So there was a point at which she couldn't do more with that, and yet she still wanted to do something for the people. So she hired me to give a weekly session for the members of the company of Brigadoon. You see, an acting "session", which they appreciated and enjoyed. It cost her less money than it would have cost if she had to give other people more, you know, and so on, and yet for something that the people seemed to appreciate, and in fact there were some people from other companies that came

And I remember Eli and Annie, who weren't in Brigadoon, and a few other people came in were permitted to attend those sessions.

So, in other words, the people that started the Actors Studio, these three people, started it out of a feeling that there was something that they had been part of in the Group Theatre which they wanted to maintain, wanted to continue. Because they felt that created an ambience, an environment... a spirit... an influence... which had affected their work.

And it made them constantly seek to be better, not to settle for whatever, you know, the critics would say, you know, the good work that the people were doing by that time, but that would stimulate them somehow as they felt they had been stimulated in the Group Theatre.

That's what they started the Group Theatre for. It was not started to give people who were not actors an opportunity to learn to act. It wasn't started for people who were not yet known to become known. It wasn't started for people who might become stars to become stars, you see, or anything like that.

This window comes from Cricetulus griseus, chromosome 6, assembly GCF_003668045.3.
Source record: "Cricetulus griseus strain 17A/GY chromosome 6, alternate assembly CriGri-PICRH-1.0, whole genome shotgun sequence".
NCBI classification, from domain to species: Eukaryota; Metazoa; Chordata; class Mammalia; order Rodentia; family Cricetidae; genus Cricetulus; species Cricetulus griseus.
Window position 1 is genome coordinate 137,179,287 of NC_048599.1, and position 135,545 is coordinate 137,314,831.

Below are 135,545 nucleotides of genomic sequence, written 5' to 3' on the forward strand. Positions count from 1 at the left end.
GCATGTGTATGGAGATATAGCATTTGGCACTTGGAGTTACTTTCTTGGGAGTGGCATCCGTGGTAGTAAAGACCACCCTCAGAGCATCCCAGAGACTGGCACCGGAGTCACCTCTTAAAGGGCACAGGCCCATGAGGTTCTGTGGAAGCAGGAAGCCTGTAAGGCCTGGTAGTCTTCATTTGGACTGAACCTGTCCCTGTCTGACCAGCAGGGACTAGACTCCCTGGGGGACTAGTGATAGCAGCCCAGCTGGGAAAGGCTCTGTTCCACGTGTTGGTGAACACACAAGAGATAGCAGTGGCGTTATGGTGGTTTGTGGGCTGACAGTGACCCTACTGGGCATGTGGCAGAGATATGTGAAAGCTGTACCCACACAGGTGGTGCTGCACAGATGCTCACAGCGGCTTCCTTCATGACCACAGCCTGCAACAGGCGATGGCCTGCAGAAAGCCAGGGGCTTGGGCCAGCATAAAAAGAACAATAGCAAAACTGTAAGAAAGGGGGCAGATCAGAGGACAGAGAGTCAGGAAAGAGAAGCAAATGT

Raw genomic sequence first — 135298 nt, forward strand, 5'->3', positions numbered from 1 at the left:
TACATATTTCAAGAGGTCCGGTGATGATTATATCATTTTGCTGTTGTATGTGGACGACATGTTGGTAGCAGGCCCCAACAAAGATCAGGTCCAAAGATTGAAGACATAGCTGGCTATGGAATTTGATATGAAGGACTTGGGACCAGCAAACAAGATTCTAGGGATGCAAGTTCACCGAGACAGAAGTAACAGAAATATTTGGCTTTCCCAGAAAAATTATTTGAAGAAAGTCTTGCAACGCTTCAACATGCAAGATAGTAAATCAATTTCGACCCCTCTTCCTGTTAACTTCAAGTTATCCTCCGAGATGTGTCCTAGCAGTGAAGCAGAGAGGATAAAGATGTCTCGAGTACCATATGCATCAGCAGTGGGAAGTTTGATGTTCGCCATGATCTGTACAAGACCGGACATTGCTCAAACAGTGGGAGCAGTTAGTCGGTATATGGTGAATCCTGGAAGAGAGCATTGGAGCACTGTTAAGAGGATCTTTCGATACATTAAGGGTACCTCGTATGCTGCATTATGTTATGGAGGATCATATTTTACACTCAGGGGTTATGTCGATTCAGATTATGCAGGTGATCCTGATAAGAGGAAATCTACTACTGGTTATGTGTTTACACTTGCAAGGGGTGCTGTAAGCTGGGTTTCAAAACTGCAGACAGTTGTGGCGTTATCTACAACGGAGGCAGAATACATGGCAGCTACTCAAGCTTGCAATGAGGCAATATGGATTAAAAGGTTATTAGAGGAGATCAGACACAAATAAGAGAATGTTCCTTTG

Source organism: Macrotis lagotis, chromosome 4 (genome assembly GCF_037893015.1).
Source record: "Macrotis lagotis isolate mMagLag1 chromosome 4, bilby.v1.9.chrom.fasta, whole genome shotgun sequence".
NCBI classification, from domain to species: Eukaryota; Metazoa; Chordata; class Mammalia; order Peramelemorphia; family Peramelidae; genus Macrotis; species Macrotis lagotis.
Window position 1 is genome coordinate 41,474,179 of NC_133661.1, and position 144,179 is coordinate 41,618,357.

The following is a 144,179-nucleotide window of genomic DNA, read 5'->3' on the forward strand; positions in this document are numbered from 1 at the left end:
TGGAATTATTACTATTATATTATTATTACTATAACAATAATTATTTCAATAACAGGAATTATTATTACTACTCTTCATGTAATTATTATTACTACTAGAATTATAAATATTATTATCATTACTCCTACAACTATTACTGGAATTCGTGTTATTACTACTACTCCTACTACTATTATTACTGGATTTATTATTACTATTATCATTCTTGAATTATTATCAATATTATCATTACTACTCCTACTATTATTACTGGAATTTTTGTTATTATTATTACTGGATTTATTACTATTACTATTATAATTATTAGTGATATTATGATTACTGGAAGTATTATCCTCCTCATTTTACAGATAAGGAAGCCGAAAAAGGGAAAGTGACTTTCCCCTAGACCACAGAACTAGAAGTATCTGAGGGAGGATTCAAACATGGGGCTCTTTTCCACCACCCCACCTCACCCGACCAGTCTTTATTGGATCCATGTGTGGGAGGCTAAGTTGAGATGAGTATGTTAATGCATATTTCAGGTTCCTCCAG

Obviously the directors of the Actors Studio at that time in their choice [of whom to invite in] showed very fine awareness, very fine taste, and chose people whose talent they admired. And they felt that if the talent of these people, which was already apparent, they didn't need them to see it... but if the talent of these people was somehow stimulated and nurtured, many of these people would become the outstanding theatre people, from the acting point of view, in America.

Actually, their vision, and their hopes and their intentions has been proven right.

But the purpose of the Actors Studio never was just to give a place for people to act, and to learn how to act. It was always for people who already were actors, and were acting not only quite satisfactorily, but in some instances with outstanding accomplishments, you see. To provide a place where these accomplishments would become the basis only for better work, never accepted as the final end of the work no matter how good it may be.

Because no matter what good work somebody does, he is then capable of better work tomorrow. It's as simple as that. In the profession, both in the theatre and anywhere else, this is... not looked for. Because people are very satisfied with good work, if you've already done it, and are very willing to pay for you to do it again in another play. That's what they usually buy for.

But for the actor, and for those people that came out of the Group Theatre, therefore were comitted somehow to a sense about acting in the theatre, which was seen in their productions, quite satisfactorily, so that they didn't really seek simply a personal satisfaction, but they were desirous of creating an environment where the heritage or the stimulus or the spirit of the Group Theatre, which had pervaded them, which had stimulated them, which had helped them to achieve what they were doing, might be shared with other people, that were, from their point of view not as fortunate in having been part of that kind of background.